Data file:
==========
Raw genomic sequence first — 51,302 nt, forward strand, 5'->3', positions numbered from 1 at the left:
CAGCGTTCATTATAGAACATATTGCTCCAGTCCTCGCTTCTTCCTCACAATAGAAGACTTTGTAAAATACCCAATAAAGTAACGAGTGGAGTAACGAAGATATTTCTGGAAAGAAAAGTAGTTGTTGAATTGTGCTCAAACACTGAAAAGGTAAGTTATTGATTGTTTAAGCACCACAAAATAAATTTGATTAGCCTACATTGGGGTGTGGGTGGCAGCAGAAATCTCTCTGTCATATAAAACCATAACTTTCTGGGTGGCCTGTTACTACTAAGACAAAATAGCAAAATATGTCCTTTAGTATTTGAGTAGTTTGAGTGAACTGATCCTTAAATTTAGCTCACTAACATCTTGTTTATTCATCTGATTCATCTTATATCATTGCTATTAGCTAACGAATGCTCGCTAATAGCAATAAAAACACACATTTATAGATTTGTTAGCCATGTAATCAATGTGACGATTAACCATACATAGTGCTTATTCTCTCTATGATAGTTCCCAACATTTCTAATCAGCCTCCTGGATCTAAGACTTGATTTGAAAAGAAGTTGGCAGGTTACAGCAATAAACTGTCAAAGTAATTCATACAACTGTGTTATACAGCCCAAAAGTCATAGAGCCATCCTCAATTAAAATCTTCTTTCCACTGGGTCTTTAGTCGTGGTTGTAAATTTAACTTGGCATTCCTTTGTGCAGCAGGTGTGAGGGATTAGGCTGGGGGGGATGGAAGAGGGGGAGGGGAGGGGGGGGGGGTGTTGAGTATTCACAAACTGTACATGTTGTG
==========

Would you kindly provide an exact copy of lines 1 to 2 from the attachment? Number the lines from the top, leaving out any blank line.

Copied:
Raw genomic sequence first — 51,302 nt, forward strand, 5'->3', positions numbered from 1 at the left:
CAGCGTTCATTATAGAACATATTGCTCCAGTCCTCGCTTCTTCCTCACAATAGAAGACTTTGTAAAATACCCAATAAAGTAACGAGTGGAGTAACGAAGATATTTCTGGAAAGAAAAGTAGTTGTTGAATTGTGCTCAAACACTGAAAAGGTAAGTTATTGATTGTTTAAGCACCACAAAATAAATTTGATTAGCCTACATTGGGGTGTGGGTGGCAGCAGAAATCTCTCTGTCATATAAAACCATAACTTTCTGGGTGGCCTGTTACTACTAAGACAAAATAGCAAAATATGTCCTTTAGTATTTGAGTAGTTTGAGTGAACTGATCCTTAAATTTAGCTCACTAACATCTTGTTTATTCATCTGATTCATCTTATATCATTGCTATTAGCTAACGAATGCTCGCTAATAGCAATAAAAACACACATTTATAGATTTGTTAGCCATGTAATCAATGTGACGATTAACCATACATAGTGCTTATTCTCTCTATGATAGTTCCCAACATTTCTAATCAGCCTCCTGGATCTAAGACTTGATTTGAAAAGAAGTTGGCAGGTTACAGCAATAAACTGTCAAAGTAATTCATACAACTGTGTTATACAGCCCAAAAGTCATAGAGCCATCCTCAATTAAAATCTTCTTTCCACTGGGTCTTTAGTCGTGGTTGTAAATTTAACTTGGCATTCCTTTGTGCAGCAGGTGTGAGGGATTAGGCTGGGGGGGATGGAAGAGGGGGAGGGGAGGGGGGGGGGGTGTTGAGTATTCACAAACTGTACATGTTGTG